Making decisions about birth after caesarean

Views on information from other sources

Women who become pregnant again after a previous caesarean have specific information needs. How much information women feel they need is a matter of personal preference, but usually they want to find out how having had a caesarean previously might affect their next pregnancy and birth. (See 'Information needs and attitudes in next pregnancy' and 'Views on information from health professionals')

The women we talked to in this study took part in a clinical trial that tested two computer-based decision aids (see 'About the interviews and the DiAMOND trial'). Both decision aids provided detailed information about a broad range of complications associated with different ways of giving birth after caesarean. All but two of the women used one version of the decision aid or the other. We asked women whether they had used any other sources of information beside the decision aids and information they had received from health professionals.

Some women had gone back to the books they had bought for their previous pregnancy, but typically they had found very little information about birth after caesarean. One woman ordered a book specifically on caesarean, but still found that it could not give her the answers she wanted about her personal chances of having a vaginal birth.

A few women said they enjoyed watching television programmes about women giving birth in different ways. A couple of women who wanted a VBAC said seeing other women doing it on TV had given them confidence that it could was an achievable goal. However, while some thought that TV programmes were a good way to learn about what can happen during a birth they also said it could be difficult to make comparisons to your own situation.

Many women browsed the internet to find out factual information about different birthing methods. Some women who had a strong birth preference from early on in their pregnancy said they had looked up information before appointments with midwives or consultant to be better prepared in case their preference would be challenged in discussion.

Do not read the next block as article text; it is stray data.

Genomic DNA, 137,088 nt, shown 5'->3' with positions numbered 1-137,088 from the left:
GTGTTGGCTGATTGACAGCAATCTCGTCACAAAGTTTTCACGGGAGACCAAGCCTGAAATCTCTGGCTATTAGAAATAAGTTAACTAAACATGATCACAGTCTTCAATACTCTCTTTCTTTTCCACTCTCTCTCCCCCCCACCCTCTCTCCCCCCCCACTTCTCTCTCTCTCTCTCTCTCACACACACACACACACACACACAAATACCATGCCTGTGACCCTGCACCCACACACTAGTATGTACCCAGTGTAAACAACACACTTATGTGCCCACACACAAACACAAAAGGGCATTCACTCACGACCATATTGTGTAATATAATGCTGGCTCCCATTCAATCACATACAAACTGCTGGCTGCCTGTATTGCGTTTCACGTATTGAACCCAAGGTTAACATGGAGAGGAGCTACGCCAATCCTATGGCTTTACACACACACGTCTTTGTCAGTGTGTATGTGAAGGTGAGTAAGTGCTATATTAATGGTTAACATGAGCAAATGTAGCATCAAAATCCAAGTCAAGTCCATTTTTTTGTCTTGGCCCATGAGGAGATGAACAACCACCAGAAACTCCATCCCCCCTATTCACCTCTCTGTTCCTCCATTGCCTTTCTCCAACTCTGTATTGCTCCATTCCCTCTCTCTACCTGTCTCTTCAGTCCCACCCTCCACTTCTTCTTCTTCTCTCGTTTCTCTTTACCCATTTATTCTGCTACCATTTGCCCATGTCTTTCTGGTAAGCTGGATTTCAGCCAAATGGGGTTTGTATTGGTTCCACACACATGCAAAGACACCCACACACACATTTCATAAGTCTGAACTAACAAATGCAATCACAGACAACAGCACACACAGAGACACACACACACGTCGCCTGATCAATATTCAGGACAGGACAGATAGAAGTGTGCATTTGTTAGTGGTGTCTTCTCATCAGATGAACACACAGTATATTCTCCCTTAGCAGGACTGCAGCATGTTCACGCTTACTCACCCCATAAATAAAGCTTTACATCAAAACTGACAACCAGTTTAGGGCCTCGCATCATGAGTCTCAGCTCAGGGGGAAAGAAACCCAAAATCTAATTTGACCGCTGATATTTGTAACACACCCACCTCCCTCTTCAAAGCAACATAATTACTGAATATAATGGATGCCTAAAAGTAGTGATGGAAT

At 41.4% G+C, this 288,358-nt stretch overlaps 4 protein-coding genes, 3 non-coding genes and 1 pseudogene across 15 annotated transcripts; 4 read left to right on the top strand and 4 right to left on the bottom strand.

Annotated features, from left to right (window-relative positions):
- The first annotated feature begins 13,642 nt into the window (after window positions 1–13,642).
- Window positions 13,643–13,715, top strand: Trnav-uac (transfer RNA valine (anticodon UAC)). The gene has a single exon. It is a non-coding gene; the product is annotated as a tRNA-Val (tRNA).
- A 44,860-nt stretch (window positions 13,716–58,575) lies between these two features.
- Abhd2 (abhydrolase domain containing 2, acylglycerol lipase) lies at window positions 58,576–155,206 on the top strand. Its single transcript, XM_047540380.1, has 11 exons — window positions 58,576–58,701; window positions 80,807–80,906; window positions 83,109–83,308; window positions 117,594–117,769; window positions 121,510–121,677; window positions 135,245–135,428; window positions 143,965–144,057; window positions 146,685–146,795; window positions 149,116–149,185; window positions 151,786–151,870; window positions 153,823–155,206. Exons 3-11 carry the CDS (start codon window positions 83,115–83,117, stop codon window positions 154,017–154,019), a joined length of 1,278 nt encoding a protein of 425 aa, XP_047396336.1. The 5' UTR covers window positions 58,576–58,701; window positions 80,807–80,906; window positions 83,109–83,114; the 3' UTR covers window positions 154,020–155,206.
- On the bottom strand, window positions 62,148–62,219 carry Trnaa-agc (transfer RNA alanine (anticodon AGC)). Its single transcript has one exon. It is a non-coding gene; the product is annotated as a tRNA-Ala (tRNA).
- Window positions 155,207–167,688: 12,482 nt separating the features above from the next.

A few women said they had gained helpful emotional support from learning about other women's personal experiences through websites or chat-rooms. Others were more critical of these informal sources of information.

Several women said it was difficult to know which sources of web-based information could be trusted. A few women had dealt with this challenge by restricting their internet searching to the websites of reputable medical organisations. Information from such websites was thought to be more balanced and trustworthy than information provided by commercial baby websites. However, one woman said it could be difficult to make sense of information on there. Other women preferred the commercial websites, because they had more material on women's own experiences.

A couple of women thought it was better to rely on information from health professionals than try and find out things for yourself. (See 'Information needs & attitudes in next pregnancy' and 'Views on information from health professionals'.)

Some women found it very helpful to talk to other women who had had the experience of another birth after caesarean. However, not all women knew others with similar experiences. One young woman said she was the only one among her friends who had had a caesarean. Women who wanted to attempt vaginal birth after caesarean (VBAC) thought it would be useful to hear from others who had been through it. A few women also said they would trust other women more than they would trust information from health professionals.

However, others thought it was best not to be too influenced by the birth stories of other women because every pregnancy and birth is different. Some also thought women were more likely to share 'horror stories' than positive experiences. 

(For a selection of web-based resources for women who have had a previous caesarean, see the 'Resources' section).

Last reviewed April 2015.

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